JF: So Douglas can talk about the localization stuff that we’re doing, I can talk about the ports. On the port side at E3 we announced Cosmic Star Heroine, which is the big port that we are doing. We are also doing Night Trap. Cosmic Star Heroine came about because Zeboyd was having trouble getting on Nintendo. They were having trouble getting through and approved. We were already kind of on the platform and once you’re on the platform as a publisher you have kind of an easier channel to get approval from Nintendo for concepts. So we put in our request for Cosmic Star Heroine and it was approved so we moved ahead with it to help Zeboyd bring it to Nintendo and get it out on the platform. I think that’s really cool because Cosmic Star Heroine is an awesome game that I want to see get more exposure. We’ve also started localizing games or at least bringing them over from Japan, we’re not doing the translations.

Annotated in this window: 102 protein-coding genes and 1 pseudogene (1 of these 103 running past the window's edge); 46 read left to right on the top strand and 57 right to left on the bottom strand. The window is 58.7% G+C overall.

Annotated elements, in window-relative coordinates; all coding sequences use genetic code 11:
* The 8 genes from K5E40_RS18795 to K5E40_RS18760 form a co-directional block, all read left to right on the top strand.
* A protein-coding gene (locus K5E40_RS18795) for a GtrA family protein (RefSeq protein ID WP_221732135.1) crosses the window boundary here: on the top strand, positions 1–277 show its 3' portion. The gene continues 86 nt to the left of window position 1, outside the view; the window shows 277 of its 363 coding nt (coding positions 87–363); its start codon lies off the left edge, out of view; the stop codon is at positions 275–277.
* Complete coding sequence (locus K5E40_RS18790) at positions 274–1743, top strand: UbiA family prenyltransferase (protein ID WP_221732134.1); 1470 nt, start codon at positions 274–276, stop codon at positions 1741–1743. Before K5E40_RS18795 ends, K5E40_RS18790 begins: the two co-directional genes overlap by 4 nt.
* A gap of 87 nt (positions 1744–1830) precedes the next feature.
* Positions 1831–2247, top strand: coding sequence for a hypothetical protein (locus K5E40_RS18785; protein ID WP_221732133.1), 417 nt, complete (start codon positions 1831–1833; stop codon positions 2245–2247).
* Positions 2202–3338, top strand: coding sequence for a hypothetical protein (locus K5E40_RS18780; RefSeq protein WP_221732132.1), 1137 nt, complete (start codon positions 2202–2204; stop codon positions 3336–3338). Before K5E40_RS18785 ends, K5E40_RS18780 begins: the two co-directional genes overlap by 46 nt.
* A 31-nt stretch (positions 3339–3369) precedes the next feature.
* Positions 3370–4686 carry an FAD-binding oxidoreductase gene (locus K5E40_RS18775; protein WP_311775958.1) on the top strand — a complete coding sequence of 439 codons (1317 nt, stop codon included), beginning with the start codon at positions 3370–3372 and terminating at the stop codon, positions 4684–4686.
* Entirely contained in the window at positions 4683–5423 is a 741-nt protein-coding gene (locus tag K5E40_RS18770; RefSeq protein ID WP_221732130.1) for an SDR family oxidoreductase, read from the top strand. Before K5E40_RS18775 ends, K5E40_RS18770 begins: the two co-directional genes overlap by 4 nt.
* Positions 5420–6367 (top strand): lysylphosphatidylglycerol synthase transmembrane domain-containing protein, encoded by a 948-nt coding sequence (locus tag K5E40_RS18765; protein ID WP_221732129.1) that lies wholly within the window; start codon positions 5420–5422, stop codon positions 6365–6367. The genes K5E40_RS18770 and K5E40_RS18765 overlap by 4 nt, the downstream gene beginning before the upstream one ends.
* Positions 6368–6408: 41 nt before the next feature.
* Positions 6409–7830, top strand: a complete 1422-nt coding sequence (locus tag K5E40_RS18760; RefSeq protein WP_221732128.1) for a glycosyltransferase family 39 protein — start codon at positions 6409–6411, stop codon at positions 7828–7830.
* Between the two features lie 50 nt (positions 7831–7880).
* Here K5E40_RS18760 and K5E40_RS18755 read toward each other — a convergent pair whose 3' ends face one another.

DB: We’re contracting other people or using pre-existing localizations if they did one on Steam. The game we’re bringing over is The House in Fata Morgana. It’s coming from Japan and the only thing they had over there physically was PC and Vita. So we’re bringing it over for PS4 and Vita. It’s already over on Steam, but that was it, so we’re using the existing localization. Plus, there’s some new chapters and content that we’re doing and we’re contracting some actual people to localize that for us.